How did we get here, to this ugly police state we find ourselves trapped in? Well, look at it this way: every uniformed public employee out there, with his Kevlar vest, his double-stacked autopistol on his hip, his can of Mace, his Taser, his little backup weapon wrapped around his ankle, not to mention the shotgun, scoped rifle, and/or submachinegun in his cruiser trunk, every single one has a salary in at least the middle five figure range that’s essentially inflation proof. He has full medical coverage for himself and his family, and good dental insurance, too. He has a pension almost as plush as a Congressman’s.
Unlike you and me, these days, he lives in a house that’s nicer than his parents’ was, possibly in a gated and guarded community, with an unlisted telephone phone number. And it all comes out of our hides, yours and mine, every bloody cent of it cut from our flesh, and the flesh of our children, as surely as if we were beef cattle being butchered.
Forget the President. Forget the Congressman. Well, don’t really forget them. But keep your eyes on the guy with the gun, because, in the final analysis, from both ends of the proposition, it’s all about him.
He knows who his masters are and he knows who’s his meat. He knows what his bosses require of him, and he’s been systematically trained—and more importantly, viscerally conditioned—to treat the people who pay his salary (and how he hates to hear that from them—he sees them as his lowly subjects) with more and more contempt and brutality every year, because the system he really works for—call it the New World Order, the United Nations, or Agenda 21—is designed to run on fear.
But here’s the humor of it: if only a few—history says three in a hundred—of his comrades, his colleagues, his accomplices in the imposition of state terrorism, the men and women he trusts to watch his back and help keep him alive, if they don’t agree with him, if, instead, they determine to keep the solemn promises they made when they signed on, to defend the Constitution from all enemies foreign and domestic (there’s a list of illegal orders they won’t obey, and, implicitly, certain actions on the part of other officers they’ll interfere with), then everything that he has sold his soul for is at risk.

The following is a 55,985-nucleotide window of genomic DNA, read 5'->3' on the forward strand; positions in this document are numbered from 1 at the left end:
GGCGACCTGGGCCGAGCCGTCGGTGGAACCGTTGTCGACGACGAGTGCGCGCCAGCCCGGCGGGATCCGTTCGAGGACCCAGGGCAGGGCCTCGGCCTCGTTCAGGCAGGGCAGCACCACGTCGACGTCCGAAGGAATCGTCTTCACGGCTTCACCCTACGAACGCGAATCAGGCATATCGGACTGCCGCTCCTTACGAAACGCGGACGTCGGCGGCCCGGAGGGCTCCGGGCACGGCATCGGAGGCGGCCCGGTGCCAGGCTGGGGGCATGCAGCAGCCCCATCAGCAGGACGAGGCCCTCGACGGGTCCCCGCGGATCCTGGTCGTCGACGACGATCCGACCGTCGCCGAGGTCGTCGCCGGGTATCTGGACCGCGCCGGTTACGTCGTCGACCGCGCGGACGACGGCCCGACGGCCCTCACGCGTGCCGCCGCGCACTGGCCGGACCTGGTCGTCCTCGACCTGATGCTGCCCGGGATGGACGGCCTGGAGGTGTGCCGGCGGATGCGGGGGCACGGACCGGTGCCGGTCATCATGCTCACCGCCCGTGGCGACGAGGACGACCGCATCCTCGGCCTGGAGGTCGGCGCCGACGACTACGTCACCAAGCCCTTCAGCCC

He knows this and it fills him with the same fear and dread he’s supposed to make others all around him feel. It’s why his masters have to protect him whenever, with increasing frequency, he breaks the law. It’s why they have to try to comfort him with more—and more deadly and powerful—weapons, bulletproof underwear, armored cars, eyesight destroying lasers, sonic disruptors, agonizing heat-rays, and even tanks. All of it while armed drones circle overhead like mechanical vultures.
He has stopped being a keeper of the peace, a friendly, protecive neighborhood patrolman (to any extent he ever was) and become part of an occupying military force, imposing the will of outsiders on his neighbors. He is as thoroughly miserable and out of place as a Roman legionary, stuck in Britain with the cold, the drizzle, the mud, and with women who don’t bathe twice a day like the girls back home. He is miserable and out of place, and his rates of divorce and suicide prove it.
When he was a goodguy, he didn’t need a union—or a shrink.
This situation isn’t stable. It has to change, to get better or get worse. How do I know this? Because once, to the continuing shock of many libertarians who learn about it (my Internet friend is not the first) a long time ago, I tried being a policeman for a while. Even way back then, they were driven by a siege mentality, a “them vs. us” mentality, deeply embedded in what even then was called a “police culture”.
The first time I ever saw the word “asshole” in print was in one of Joseph Wambaugh’s books. He was another writer who had been a cop, but much longer and in a rougher town than I was. He explained that the word was reserved for those who are not part of the police culture, and that “civilian” was a word for criminals who hadn’t been arrested yet.